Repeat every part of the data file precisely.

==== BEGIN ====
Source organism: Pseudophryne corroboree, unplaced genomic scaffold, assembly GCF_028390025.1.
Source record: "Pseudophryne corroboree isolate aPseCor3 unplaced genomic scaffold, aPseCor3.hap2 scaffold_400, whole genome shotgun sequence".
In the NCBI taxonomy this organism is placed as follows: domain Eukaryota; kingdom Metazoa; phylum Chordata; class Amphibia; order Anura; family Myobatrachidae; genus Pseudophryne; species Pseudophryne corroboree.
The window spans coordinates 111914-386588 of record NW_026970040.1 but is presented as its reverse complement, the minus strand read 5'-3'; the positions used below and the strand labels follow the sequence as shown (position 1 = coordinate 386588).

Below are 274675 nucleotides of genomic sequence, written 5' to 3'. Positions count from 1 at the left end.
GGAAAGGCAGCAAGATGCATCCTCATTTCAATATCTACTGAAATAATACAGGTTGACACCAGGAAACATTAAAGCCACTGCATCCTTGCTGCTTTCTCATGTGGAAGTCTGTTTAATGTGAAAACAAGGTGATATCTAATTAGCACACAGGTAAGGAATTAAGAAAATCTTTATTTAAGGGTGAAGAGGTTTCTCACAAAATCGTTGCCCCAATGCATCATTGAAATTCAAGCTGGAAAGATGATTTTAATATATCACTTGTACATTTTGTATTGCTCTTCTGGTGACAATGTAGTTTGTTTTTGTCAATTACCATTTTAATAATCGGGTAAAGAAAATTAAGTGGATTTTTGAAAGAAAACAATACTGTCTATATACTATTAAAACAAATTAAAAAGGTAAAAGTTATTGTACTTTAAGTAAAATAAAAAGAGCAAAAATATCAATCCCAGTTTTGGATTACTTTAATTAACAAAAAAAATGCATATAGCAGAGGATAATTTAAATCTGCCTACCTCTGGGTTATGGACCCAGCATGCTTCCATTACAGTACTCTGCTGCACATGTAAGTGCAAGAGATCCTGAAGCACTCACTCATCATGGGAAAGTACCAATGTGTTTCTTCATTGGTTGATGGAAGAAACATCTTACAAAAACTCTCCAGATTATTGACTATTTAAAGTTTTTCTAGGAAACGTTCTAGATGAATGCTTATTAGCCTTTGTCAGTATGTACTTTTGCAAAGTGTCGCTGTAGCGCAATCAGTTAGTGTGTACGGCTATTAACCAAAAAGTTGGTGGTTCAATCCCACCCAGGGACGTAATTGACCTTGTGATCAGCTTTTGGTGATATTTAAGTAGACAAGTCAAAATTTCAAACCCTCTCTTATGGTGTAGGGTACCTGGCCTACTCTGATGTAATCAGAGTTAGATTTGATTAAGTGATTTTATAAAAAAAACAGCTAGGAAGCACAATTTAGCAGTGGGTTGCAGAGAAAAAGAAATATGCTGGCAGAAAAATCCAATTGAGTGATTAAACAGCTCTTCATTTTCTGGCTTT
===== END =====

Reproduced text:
Source organism: Pseudophryne corroboree, unplaced genomic scaffold, assembly GCF_028390025.1.
Source record: "Pseudophryne corroboree isolate aPseCor3 unplaced genomic scaffold, aPseCor3.hap2 scaffold_400, whole genome shotgun sequence".
In the NCBI taxonomy this organism is placed as follows: domain Eukaryota; kingdom Metazoa; phylum Chordata; class Amphibia; order Anura; family Myobatrachidae; genus Pseudophryne; species Pseudophryne corroboree.
The window spans coordinates 111914-386588 of record NW_026970040.1 but is presented as its reverse complement, the minus strand read 5'-3'; the positions used below and the strand labels follow the sequence as shown (position 1 = coordinate 386588).

Below are 274675 nucleotides of genomic sequence, written 5' to 3'. Positions count from 1 at the left end.
GGAAAGGCAGCAAGATGCATCCTCATTTCAATATCTACTGAAATAATACAGGTTGACACCAGGAAACATTAAAGCCACTGCATCCTTGCTGCTTTCTCATGTGGAAGTCTGTTTAATGTGAAAACAAGGTGATATCTAATTAGCACACAGGTAAGGAATTAAGAAAATCTTTATTTAAGGGTGAAGAGGTTTCTCACAAAATCGTTGCCCCAATGCATCATTGAAATTCAAGCTGGAAAGATGATTTTAATATATCACTTGTACATTTTGTATTGCTCTTCTGGTGACAATGTAGTTTGTTTTTGTCAATTACCATTTTAATAATCGGGTAAAGAAAATTAAGTGGATTTTTGAAAGAAAACAATACTGTCTATATACTATTAAAACAAATTAAAAAGGTAAAAGTTATTGTACTTTAAGTAAAATAAAAAGAGCAAAAATATCAATCCCAGTTTTGGATTACTTTAATTAACAAAAAAAATGCATATAGCAGAGGATAATTTAAATCTGCCTACCTCTGGGTTATGGACCCAGCATGCTTCCATTACAGTACTCTGCTGCACATGTAAGTGCAAGAGATCCTGAAGCACTCACTCATCATGGGAAAGTACCAATGTGTTTCTTCATTGGTTGATGGAAGAAACATCTTACAAAAACTCTCCAGATTATTGACTATTTAAAGTTTTTCTAGGAAACGTTCTAGATGAATGCTTATTAGCCTTTGTCAGTATGTACTTTTGCAAAGTGTCGCTGTAGCGCAATCAGTTAGTGTGTACGGCTATTAACCAAAAAGTTGGTGGTTCAATCCCACCCAGGGACGTAATTGACCTTGTGATCAGCTTTTGGTGATATTTAAGTAGACAAGTCAAAATTTCAAACCCTCTCTTATGGTGTAGGGTACCTGGCCTACTCTGATGTAATCAGAGTTAGATTTGATTAAGTGATTTTATAAAAAAAACAGCTAGGAAGCACAATTTAGCAGTGGGTTGCAGAGAAAAAGAAATATGCTGGCAGAAAAATCCAATTGAGTGATTAAACAGCTCTTCATTTTCTGGCTTT